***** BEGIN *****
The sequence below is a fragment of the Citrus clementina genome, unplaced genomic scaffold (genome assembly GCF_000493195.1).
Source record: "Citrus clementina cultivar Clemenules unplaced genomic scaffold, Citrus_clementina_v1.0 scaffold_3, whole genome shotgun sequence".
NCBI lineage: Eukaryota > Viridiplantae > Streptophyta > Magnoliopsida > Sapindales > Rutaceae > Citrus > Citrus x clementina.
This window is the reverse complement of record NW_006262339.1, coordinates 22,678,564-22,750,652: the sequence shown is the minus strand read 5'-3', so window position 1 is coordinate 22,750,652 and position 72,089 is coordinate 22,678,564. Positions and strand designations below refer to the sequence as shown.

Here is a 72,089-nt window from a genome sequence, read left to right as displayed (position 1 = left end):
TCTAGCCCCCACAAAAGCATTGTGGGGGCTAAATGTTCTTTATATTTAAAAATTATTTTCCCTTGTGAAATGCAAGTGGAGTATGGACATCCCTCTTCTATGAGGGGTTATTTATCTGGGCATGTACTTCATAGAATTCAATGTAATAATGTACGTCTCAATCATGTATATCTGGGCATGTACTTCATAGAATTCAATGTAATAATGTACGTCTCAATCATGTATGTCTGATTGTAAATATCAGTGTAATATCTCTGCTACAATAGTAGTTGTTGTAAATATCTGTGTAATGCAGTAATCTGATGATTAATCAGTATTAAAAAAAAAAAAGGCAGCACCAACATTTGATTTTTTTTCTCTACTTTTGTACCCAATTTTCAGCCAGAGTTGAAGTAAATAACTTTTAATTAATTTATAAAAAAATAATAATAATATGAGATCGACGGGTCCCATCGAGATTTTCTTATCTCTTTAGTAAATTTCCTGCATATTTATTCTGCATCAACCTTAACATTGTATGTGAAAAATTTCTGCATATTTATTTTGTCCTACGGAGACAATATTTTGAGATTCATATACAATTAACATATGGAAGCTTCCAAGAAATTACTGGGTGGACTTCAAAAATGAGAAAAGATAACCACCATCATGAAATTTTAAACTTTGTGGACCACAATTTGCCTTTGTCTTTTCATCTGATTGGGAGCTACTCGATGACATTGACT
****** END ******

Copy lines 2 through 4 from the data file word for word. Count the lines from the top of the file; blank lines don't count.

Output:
Source record: "Citrus clementina cultivar Clemenules unplaced genomic scaffold, Citrus_clementina_v1.0 scaffold_3, whole genome shotgun sequence".
NCBI lineage: Eukaryota > Viridiplantae > Streptophyta > Magnoliopsida > Sapindales > Rutaceae > Citrus > Citrus x clementina.
This window is the reverse complement of record NW_006262339.1, coordinates 22,678,564-22,750,652: the sequence shown is the minus strand read 5'-3', so window position 1 is coordinate 22,750,652 and position 72,089 is coordinate 22,678,564. Positions and strand designations below refer to the sequence as shown.